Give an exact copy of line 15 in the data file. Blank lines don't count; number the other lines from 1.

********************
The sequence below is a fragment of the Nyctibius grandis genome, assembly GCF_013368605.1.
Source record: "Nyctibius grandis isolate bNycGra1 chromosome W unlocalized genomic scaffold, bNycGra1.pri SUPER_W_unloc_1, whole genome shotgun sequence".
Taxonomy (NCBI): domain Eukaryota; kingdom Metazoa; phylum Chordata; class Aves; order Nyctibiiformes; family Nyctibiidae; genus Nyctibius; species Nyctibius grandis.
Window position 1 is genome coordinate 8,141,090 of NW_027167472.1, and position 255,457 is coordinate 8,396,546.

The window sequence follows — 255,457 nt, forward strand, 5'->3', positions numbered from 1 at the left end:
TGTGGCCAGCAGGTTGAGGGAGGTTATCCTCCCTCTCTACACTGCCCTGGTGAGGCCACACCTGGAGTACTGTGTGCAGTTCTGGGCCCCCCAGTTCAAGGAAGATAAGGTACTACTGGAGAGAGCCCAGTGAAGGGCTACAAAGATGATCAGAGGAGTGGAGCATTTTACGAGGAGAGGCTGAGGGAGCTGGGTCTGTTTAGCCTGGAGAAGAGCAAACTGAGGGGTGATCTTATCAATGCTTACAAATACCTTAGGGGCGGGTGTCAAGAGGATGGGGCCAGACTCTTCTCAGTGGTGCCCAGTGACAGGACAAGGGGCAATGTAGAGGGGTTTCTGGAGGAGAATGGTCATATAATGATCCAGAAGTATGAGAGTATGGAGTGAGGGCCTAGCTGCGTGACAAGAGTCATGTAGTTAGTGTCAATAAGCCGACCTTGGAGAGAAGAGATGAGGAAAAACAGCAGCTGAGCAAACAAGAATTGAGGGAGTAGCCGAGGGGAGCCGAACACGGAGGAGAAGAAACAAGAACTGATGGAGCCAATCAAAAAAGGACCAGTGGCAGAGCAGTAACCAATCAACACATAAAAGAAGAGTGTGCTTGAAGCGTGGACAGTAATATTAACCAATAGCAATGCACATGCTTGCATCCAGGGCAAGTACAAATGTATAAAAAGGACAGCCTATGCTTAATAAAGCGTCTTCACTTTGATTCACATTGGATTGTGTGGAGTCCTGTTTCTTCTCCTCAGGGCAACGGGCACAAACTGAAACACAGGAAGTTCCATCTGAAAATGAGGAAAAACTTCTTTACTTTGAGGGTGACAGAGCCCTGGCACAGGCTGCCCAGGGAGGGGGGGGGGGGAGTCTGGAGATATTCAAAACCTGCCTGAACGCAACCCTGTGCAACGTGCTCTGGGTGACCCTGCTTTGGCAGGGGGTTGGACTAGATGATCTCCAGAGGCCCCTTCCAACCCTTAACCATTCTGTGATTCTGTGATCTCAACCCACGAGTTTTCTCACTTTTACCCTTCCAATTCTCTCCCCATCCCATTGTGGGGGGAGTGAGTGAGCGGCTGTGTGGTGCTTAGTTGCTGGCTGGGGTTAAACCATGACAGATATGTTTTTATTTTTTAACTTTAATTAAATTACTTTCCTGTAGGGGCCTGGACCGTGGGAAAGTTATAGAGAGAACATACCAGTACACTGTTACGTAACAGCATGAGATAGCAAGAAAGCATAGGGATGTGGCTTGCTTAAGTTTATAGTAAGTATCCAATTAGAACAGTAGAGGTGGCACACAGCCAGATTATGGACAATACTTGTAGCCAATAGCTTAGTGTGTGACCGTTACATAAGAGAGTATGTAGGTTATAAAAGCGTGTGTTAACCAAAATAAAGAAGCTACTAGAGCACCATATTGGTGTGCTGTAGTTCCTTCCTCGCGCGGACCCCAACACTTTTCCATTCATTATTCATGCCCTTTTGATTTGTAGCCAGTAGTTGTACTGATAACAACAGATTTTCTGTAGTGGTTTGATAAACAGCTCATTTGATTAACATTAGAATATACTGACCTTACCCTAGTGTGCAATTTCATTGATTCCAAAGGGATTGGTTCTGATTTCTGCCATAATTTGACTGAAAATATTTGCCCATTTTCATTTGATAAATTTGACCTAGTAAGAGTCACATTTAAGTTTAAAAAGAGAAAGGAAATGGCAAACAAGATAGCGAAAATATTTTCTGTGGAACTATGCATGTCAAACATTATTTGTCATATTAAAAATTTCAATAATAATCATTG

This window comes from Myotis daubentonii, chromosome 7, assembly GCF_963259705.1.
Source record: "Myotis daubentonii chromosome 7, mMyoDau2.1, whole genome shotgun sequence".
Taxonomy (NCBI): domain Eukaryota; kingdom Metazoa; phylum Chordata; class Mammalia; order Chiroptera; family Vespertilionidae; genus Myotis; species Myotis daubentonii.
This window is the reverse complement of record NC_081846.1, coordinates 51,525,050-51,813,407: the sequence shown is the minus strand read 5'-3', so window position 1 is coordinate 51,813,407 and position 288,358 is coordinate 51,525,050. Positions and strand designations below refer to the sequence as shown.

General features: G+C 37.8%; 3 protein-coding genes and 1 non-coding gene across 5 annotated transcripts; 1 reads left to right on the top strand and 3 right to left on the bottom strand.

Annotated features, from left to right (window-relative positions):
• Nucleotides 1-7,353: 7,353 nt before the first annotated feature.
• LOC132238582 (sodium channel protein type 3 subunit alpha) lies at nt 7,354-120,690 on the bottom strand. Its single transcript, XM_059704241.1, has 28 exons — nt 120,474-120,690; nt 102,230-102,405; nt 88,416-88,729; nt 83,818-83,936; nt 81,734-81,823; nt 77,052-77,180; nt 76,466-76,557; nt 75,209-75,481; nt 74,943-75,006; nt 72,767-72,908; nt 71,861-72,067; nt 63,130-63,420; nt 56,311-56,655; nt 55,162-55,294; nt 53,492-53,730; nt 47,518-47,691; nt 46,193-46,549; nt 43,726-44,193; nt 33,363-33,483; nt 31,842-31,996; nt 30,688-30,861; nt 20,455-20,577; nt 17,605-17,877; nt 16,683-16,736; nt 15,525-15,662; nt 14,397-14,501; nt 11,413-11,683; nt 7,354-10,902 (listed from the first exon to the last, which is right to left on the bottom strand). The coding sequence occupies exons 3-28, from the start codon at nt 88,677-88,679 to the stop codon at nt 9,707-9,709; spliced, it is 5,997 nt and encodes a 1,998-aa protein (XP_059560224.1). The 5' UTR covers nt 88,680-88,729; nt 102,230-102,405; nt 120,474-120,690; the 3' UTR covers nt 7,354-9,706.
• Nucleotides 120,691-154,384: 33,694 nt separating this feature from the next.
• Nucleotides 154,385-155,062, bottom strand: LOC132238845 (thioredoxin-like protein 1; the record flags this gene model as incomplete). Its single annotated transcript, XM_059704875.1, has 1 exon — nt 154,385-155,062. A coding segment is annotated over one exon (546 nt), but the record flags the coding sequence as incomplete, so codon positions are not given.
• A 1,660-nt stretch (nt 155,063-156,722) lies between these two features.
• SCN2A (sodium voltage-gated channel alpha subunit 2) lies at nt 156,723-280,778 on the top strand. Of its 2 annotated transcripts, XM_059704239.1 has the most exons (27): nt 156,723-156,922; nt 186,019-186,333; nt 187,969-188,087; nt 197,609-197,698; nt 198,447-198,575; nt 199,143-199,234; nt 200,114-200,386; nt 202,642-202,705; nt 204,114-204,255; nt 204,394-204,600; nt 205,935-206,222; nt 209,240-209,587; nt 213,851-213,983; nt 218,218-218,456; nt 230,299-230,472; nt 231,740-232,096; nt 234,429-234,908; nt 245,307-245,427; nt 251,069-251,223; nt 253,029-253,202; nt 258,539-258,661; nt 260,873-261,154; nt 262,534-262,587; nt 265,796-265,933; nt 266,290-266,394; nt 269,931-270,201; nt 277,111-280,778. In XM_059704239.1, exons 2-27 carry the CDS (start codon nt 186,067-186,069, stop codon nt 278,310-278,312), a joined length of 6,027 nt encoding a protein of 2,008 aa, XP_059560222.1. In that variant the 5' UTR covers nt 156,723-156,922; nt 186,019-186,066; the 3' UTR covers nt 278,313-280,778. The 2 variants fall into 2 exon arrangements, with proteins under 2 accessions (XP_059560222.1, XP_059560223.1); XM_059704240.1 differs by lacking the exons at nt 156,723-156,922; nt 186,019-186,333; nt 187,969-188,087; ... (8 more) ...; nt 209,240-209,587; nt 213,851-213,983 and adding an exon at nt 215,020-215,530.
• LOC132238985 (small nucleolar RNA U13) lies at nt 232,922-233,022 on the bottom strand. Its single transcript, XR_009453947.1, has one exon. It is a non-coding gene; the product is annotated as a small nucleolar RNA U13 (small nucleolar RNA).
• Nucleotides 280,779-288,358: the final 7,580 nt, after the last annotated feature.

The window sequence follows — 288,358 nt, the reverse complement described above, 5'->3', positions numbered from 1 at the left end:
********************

• Nucleotides 120,691-154,384: 33,694 nt separating this feature from the next.